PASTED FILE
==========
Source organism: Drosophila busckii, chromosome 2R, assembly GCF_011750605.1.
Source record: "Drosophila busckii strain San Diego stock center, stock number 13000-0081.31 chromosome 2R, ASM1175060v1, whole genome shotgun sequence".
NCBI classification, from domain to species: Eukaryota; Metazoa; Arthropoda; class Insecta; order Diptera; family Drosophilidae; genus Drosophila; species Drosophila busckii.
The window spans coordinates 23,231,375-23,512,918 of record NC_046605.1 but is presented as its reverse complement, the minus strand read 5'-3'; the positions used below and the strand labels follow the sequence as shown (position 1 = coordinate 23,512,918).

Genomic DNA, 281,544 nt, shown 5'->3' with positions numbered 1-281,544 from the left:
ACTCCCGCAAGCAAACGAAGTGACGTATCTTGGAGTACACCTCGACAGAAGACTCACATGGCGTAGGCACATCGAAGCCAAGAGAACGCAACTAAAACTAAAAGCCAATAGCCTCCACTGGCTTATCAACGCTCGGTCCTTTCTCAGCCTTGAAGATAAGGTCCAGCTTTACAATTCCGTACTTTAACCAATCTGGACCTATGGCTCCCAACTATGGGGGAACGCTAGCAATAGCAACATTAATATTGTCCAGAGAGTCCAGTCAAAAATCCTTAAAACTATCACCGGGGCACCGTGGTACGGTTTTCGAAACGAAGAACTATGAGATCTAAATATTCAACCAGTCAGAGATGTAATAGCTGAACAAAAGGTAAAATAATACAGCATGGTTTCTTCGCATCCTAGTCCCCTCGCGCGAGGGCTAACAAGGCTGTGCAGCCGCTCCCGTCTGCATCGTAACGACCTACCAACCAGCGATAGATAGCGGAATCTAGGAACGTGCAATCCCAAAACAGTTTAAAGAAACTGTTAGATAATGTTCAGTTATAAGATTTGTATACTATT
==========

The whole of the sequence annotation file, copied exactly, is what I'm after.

Source organism: Drosophila busckii, chromosome 2R, assembly GCF_011750605.1.
Source record: "Drosophila busckii strain San Diego stock center, stock number 13000-0081.31 chromosome 2R, ASM1175060v1, whole genome shotgun sequence".
NCBI classification, from domain to species: Eukaryota; Metazoa; Arthropoda; class Insecta; order Diptera; family Drosophilidae; genus Drosophila; species Drosophila busckii.
The window spans coordinates 23,231,375-23,512,918 of record NC_046605.1 but is presented as its reverse complement, the minus strand read 5'-3'; the positions used below and the strand labels follow the sequence as shown (position 1 = coordinate 23,512,918).

Genomic DNA, 281,544 nt, shown 5'->3' with positions numbered 1-281,544 from the left:
ACTCCCGCAAGCAAACGAAGTGACGTATCTTGGAGTACACCTCGACAGAAGACTCACATGGCGTAGGCACATCGAAGCCAAGAGAACGCAACTAAAACTAAAAGCCAATAGCCTCCACTGGCTTATCAACGCTCGGTCCTTTCTCAGCCTTGAAGATAAGGTCCAGCTTTACAATTCCGTACTTTAACCAATCTGGACCTATGGCTCCCAACTATGGGGGAACGCTAGCAATAGCAACATTAATATTGTCCAGAGAGTCCAGTCAAAAATCCTTAAAACTATCACCGGGGCACCGTGGTACGGTTTTCGAAACGAAGAACTATGAGATCTAAATATTCAACCAGTCAGAGATGTAATAGCTGAACAAAAGGTAAAATAATACAGCATGGTTTCTTCGCATCCTAGTCCCCTCGCGCGAGGGCTAACAAGGCTGTGCAGCCGCTCCCGTCTGCATCGTAACGACCTACCAACCAGCGATAGATAGCGGAATCTAGGAACGTGCAATCCCAAAACAGTTTAAAGAAACTGTTAGATAATGTTCAGTTATAAGATTTGTATACTATT